A look back at Pembroke (Wanaka Township)

The first Wanaka Hotel. Photo: Supplied

Wanaka Sun column by Pam Dovey - Upper Clutha Historical Records Society  

Pembroke (Wanaka Township)

“No town in New Zealand can boast such beautiful surroundings or a healthier or a more salubrious climate.” Lake Wanaka is the most beautiful lake in the world.”

This was the wording advertised in Dunedin newspapers in the 1880s.  Such words were meant to bring visitors to the lake, a picturesque spot in the bay named after the early runholder, John Roy.  At first Pembroke was little more than a landing place, and by 1867 a single boatshed was the only building.

But later that year Theodore Russell bought the four acre block on which the present Wanaka Hotel stands and he and his partner Charles Hedditch, who together had been major shareholders in the Gin and Raspberry claim in the Cardrona Valley, erected an 18m by 12m hotel and store.  The first Wanaka Hotel was, wrote one contemporary, ‘on a scale of magnificence not hitherto attempted on any of the goldfields’.

(See names enlarged below)

The hotel had bedrooms, parlours and a billiard room that cost over £2,000. The building of the hotel marked the beginning of the settlement. Russell and Hedditch widened their interests in the town. They speculated in other sections, operated the first regular shipping services on the lake and tried to promote Pembroke as a tourist centre.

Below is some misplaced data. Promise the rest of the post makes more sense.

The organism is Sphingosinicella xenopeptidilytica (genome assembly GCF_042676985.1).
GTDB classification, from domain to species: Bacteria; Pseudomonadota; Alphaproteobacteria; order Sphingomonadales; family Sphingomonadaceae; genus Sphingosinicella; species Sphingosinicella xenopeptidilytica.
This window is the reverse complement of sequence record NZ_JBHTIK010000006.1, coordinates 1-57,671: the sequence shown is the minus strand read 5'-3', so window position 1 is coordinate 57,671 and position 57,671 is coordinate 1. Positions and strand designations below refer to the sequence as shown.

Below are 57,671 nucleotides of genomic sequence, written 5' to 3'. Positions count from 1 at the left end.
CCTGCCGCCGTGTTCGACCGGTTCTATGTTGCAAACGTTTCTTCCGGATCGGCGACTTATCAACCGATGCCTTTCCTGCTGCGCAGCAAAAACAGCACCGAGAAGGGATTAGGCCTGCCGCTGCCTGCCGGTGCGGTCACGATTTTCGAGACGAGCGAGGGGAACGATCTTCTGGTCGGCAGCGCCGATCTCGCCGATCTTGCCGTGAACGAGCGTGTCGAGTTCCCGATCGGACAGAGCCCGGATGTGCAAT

Theodore Russell died in 1877 and was deservedly remembered as the founder of Pembroke. His wife Cecelia continued running the hotel assisted by her two daughters.

In 1871 Robert McDougall opened a store opposite the hotel, and built a large eight-roomed house for his family in 1877 to become one of Pembroke’s important commercial leaders.  

By 1878 the town was well established with its shops, hotel, wharf and a small wool scour employing around 10 to 12 men.  Residents grazed cows on common land behind the lakefront, and collected driftwood on the beach for firewood.

After several disputes, a Firewood Protection Society was formed and it was declared that piles of collected wood were inviolate.  

The first settlers had to do their washing on the beach in tubs of water heated over open fires.

The growth of the tourist trade and the launching of the Theodore provided some signs of hope, and in 1885 William Allen built a new 16-roomed hotel, The Commercial. The population continued to rise to 150 in the 1880s.

Directories show the town’s development: bakers and merchants – McDougall & Sons, blacksmiths and implement makers – J Cayford and J Willoughby, butchers Ironside and Chalmers, the two hotels, a saddler, three carpenters, a bootmaker and a stonemason.

The town was dependent on its role in supplying the isolated runs and sawmills as well as the small tourist trade. The population fell towards the end of the century, and it was not until after the First World War that the town began to expand as the tourist industry grew.

Sources: Aspiring Settlers - John H Angus; Wanaka Story - Irvine Roxburgh.

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